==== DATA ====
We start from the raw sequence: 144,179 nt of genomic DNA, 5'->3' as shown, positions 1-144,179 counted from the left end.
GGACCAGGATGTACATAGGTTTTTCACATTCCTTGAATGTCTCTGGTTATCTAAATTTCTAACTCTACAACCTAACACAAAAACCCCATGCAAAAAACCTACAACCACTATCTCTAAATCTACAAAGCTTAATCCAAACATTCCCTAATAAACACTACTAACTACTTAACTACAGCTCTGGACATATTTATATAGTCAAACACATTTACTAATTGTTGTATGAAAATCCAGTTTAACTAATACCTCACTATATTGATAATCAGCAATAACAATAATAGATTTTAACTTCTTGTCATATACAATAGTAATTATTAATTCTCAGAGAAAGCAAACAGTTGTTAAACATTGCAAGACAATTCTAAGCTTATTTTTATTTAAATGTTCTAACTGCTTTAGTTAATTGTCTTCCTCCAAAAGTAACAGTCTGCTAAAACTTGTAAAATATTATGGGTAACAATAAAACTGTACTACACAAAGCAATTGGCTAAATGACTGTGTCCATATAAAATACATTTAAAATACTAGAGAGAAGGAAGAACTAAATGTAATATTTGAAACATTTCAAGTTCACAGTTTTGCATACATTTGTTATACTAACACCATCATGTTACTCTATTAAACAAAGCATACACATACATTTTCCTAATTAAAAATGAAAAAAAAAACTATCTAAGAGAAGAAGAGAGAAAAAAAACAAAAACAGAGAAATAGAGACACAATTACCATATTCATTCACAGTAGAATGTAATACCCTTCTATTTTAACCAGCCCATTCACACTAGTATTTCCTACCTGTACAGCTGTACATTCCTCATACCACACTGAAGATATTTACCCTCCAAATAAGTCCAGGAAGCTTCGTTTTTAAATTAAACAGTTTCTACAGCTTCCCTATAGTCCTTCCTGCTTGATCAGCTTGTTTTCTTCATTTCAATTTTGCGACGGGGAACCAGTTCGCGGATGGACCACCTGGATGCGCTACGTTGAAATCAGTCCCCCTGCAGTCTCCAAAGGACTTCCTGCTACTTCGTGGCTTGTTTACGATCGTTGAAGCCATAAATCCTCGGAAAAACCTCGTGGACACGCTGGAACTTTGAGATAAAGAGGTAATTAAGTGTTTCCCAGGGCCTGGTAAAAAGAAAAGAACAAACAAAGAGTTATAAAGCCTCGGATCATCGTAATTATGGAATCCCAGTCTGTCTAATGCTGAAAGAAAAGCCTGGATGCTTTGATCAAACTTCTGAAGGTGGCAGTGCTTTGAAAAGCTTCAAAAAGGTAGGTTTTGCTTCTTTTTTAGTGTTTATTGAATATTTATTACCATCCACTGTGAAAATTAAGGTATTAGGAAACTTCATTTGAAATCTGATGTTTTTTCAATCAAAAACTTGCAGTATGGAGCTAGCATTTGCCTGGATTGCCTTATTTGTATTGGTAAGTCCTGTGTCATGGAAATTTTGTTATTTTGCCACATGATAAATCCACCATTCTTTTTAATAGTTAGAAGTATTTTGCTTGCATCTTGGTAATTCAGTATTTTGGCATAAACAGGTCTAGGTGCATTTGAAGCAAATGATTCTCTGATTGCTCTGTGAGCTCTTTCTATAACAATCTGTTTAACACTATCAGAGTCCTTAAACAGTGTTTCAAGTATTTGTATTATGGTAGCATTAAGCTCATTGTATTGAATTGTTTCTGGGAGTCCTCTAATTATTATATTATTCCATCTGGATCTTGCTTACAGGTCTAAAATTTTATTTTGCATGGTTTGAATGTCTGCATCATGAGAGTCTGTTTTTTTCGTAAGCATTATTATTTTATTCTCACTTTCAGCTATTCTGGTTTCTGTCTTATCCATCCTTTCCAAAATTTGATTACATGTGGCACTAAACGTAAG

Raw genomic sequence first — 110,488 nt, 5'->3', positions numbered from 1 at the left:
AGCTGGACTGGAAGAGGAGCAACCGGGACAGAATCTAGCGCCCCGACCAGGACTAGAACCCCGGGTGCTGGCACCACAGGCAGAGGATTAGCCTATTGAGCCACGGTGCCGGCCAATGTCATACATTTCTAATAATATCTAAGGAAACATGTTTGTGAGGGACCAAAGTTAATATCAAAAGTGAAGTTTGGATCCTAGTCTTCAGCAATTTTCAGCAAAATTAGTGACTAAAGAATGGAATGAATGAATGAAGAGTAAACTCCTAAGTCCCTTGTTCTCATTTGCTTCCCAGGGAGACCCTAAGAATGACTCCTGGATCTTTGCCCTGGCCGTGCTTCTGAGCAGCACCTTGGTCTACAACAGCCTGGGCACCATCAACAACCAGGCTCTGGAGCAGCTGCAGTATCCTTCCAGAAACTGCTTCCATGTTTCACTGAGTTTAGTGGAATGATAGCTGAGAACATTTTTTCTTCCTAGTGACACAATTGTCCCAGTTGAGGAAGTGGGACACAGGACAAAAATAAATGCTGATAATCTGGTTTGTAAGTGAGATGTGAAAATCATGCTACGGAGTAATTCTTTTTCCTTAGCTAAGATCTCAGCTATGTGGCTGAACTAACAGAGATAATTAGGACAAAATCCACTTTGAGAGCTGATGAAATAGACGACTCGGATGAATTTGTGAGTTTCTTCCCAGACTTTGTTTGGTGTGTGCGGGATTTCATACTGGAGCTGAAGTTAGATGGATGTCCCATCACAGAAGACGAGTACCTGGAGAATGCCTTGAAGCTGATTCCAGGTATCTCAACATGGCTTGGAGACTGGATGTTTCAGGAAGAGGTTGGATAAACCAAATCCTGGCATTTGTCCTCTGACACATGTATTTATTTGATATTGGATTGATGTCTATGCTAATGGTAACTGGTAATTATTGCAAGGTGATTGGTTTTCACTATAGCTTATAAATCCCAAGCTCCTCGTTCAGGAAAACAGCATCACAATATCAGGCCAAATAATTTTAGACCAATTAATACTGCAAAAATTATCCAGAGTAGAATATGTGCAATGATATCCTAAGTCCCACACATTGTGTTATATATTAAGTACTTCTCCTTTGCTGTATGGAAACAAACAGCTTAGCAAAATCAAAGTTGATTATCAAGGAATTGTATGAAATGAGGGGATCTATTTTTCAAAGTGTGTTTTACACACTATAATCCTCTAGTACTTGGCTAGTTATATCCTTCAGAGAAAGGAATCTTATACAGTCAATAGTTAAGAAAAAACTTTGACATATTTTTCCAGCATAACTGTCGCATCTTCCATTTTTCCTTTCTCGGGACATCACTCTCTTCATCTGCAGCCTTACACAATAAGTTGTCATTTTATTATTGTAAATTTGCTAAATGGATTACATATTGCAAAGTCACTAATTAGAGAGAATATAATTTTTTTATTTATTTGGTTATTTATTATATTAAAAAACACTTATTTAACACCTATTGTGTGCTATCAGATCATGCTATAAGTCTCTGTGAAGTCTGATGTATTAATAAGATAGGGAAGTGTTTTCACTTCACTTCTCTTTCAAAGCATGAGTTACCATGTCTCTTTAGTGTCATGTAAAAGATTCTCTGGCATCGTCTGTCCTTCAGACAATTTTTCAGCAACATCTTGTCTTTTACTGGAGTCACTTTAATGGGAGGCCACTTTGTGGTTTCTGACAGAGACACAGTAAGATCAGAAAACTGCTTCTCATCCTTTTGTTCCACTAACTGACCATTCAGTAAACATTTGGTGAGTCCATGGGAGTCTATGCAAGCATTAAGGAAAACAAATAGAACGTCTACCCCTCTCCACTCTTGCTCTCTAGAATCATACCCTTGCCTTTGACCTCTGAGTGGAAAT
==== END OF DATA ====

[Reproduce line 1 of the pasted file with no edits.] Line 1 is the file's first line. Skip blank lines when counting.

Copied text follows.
We start from the raw sequence: 144,179 nt of genomic DNA, 5'->3' as shown, positions 1-144,179 counted from the left end.